Building an airline demands understanding the crucial role of financial institutions in our economy, and the complicated relationships between capital, borrowing, and business growth. One key to Cape Air’s success has been a very conservative borrowing position Dan has taken over the years; the company carries very little debt. Rather than borrowing heavily to finance purchases, he has reinvested profits, managing the balance sheet to remain strong while continuing to expand.
This is the type of fiscal prudence he brings to the state budget.
But Dan’s involvement in this sector extends far beyond Cape Air.
He presently serves on the board of trustees of one of the largest mutual savings banks in Southeastern Massachusetts, a community-based, independent bank with a mortgage portfolio of more than a billion dollars.
He formerly served on the board of directors of a locally owned commercial bank, and was the lone vote against a merger that was part of a large consolidation, arguing that the bank had the stability and responsibility to remain in local hands.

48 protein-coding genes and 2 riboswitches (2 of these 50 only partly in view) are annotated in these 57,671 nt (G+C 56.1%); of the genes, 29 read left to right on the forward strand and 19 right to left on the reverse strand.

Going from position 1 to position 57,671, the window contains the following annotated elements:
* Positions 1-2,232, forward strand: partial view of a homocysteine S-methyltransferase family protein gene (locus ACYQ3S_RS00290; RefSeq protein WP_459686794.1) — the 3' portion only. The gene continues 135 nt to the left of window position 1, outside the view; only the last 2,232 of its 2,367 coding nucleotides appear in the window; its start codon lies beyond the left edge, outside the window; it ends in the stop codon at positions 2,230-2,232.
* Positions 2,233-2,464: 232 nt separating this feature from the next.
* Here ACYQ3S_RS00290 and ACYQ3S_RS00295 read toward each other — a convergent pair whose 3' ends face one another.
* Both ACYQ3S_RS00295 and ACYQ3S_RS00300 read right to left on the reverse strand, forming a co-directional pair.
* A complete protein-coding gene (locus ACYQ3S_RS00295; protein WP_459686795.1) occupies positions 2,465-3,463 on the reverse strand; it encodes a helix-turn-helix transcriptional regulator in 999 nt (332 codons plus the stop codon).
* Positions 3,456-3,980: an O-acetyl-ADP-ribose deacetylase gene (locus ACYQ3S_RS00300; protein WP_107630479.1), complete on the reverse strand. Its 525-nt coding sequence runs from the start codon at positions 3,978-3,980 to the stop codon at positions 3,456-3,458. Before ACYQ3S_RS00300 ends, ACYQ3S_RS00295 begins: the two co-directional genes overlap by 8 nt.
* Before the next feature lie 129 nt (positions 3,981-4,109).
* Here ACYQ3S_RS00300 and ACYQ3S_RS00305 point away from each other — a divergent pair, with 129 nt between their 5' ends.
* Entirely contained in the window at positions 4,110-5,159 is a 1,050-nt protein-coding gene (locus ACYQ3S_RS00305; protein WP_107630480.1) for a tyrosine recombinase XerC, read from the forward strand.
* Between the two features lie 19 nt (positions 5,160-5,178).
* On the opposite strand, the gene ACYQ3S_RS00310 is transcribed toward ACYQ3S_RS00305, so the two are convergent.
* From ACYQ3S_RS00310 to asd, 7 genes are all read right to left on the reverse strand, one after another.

He also served on the New England Advisory Council of the Federal Reserve Bank of Boston for five years.
If we have learned anything over the past 6 years, living through an economic crash and deep recession, it is that a healthy – and ethical – financial services sector is essential. This devastating experience is also proof positive that government must play a strong regulatory role, and that financial institutions that remain invested and connected to the communities they serve must be supported.
Through this crisis, mutual banks and credit unions have had far fewer foreclosures than larger lenders, supporting neighborhoods and businesses with sound loans that encourage growth and stability. Government must play every role possible to support those community expressions, for example by making sure that deposit insurance regulations don’t favor the largest institutions, and by creating ways for government to backstop smaller local banks to create more lending capacity, and more competition.